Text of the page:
Vital Weekly about Askanian Virgin

Edward Sol & Anla Courtis "Askanian Virgin" CD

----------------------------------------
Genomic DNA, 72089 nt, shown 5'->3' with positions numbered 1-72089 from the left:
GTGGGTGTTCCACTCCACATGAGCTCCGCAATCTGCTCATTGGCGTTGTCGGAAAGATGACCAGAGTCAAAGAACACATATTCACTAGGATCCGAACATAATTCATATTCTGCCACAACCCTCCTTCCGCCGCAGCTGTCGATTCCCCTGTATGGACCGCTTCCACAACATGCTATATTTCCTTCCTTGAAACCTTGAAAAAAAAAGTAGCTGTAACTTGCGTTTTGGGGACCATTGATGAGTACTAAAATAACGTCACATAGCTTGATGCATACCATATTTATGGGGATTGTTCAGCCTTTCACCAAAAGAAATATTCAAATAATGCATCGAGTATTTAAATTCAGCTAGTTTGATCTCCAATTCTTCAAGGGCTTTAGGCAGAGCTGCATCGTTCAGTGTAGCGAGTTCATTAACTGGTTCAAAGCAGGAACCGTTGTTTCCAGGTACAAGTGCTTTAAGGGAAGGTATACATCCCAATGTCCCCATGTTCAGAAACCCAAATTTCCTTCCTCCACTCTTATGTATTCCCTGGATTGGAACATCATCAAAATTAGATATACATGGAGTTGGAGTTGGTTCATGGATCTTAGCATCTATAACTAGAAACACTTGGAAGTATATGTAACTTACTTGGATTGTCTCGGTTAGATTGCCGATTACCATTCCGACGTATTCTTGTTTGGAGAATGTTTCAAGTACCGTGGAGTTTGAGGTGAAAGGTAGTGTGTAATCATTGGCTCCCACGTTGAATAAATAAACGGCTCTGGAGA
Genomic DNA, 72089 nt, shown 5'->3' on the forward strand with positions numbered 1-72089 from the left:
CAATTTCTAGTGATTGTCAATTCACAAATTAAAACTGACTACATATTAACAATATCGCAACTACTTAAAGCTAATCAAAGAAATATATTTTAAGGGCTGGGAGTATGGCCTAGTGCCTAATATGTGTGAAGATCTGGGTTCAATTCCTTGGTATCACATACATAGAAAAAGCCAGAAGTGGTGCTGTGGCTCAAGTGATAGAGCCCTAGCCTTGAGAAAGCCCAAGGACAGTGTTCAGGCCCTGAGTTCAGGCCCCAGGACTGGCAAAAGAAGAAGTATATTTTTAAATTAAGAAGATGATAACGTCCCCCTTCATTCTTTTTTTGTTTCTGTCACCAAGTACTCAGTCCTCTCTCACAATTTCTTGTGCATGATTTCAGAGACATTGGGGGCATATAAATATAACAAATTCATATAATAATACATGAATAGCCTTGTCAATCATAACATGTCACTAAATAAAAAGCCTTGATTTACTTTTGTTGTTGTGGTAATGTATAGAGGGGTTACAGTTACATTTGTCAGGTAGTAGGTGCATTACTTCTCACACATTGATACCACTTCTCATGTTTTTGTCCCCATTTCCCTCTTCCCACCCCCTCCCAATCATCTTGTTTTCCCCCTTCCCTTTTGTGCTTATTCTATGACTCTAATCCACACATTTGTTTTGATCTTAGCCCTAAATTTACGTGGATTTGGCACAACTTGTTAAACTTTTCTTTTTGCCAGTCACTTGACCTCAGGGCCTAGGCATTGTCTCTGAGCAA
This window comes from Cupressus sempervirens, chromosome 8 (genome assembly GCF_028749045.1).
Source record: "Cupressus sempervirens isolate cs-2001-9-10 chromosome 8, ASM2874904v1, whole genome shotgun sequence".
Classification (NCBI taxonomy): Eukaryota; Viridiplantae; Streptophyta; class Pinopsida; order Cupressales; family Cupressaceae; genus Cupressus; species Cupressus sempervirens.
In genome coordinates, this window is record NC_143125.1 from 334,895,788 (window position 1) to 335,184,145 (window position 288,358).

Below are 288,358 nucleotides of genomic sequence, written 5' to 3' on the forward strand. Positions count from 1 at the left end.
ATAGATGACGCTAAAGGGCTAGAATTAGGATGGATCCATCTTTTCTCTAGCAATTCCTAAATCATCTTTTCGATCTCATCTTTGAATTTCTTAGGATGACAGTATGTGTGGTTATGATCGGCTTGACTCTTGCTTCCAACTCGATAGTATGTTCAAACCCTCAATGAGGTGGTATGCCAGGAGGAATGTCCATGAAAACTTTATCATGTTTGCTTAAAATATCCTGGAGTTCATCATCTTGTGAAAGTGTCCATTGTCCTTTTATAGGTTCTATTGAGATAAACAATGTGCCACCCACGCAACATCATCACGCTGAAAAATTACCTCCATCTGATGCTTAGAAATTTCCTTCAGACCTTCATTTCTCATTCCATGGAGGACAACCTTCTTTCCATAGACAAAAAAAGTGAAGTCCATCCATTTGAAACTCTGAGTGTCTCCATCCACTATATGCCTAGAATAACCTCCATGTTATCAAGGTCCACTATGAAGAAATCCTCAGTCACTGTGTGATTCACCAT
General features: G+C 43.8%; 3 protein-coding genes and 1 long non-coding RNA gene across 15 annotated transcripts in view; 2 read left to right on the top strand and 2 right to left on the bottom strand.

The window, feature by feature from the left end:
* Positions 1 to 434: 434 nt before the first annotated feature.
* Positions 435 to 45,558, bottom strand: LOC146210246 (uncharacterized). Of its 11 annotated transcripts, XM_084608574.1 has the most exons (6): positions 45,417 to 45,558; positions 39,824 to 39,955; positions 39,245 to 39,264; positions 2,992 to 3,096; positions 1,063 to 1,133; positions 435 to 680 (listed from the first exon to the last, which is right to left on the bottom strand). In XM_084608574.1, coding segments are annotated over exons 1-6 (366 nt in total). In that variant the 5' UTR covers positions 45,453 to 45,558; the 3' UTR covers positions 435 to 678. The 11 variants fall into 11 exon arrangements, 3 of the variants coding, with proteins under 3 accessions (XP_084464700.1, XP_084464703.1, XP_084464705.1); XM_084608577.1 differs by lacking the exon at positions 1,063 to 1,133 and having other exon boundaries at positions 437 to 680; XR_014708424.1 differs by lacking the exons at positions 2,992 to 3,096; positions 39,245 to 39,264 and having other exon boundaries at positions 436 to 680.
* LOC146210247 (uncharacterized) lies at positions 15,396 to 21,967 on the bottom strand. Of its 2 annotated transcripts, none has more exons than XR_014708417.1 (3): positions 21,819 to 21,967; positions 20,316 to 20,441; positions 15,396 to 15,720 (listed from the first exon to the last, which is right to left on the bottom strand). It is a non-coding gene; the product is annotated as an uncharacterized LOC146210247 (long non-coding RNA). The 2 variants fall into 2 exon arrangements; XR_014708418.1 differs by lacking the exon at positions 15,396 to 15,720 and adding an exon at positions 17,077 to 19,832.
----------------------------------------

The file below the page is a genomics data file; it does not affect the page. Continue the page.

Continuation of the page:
[wiki:] “In physical geography, a steppe is an ecoregion characterized by grassland plains without trees apart from those near rivers and lakes”. In Eastern Europe and Central Asia, you’ll find lots of those; in Argentina, the Patagonia area is well known. There are more locations, but Ukraine and Argentina are the important ones for our story. It’s the place where Edward Sol and Anla Courtis made their field recordings. Sol writes that “both are unusual places to get some interesting field recordings”, but here ‘Patagonia Winds” by Francisco Lopez sprang to mind. These places are empty, in which the wind has free reign. In the south of Ukraine there is the last spot of the European virginal steppe known as “Askania Nova”, which lend the title to this release. Two pieces, less than thirteen minutes each. Do I need to spell out that this makes me most unhappy? Especially given the excellent quality of the music here. Anla Courtis is pretty straightforward regarding drones, field recordings and building things up. Going from not too quiet but reasonably spaced out, building to a mighty fine, well-expanded drone piece, in which we detect animals, wind, the crackling of wood and much wind over a barren plain. Edward Sol’s music (I am not entirely sure to what extent they worked on each other sounds, I’m going by the respective credits on the CD) is more of a mystery for me. His sounds are obscured once more, taken a bit further, transformed a little bit more, and their impact is even more significant. When the first half dies out, we are left in desolation, and slowly the music is as quiet as a campfire. The wind howls around, and the flames lick the wood. Now here’s quite some suspense going on. Both pieces are great, but it is Edward Sol’s piece that is the winner here. Spooky and unearthly stuff is going in here. This released also has great cover art. Support this release and this label and end the war in Ukraine. (FdW)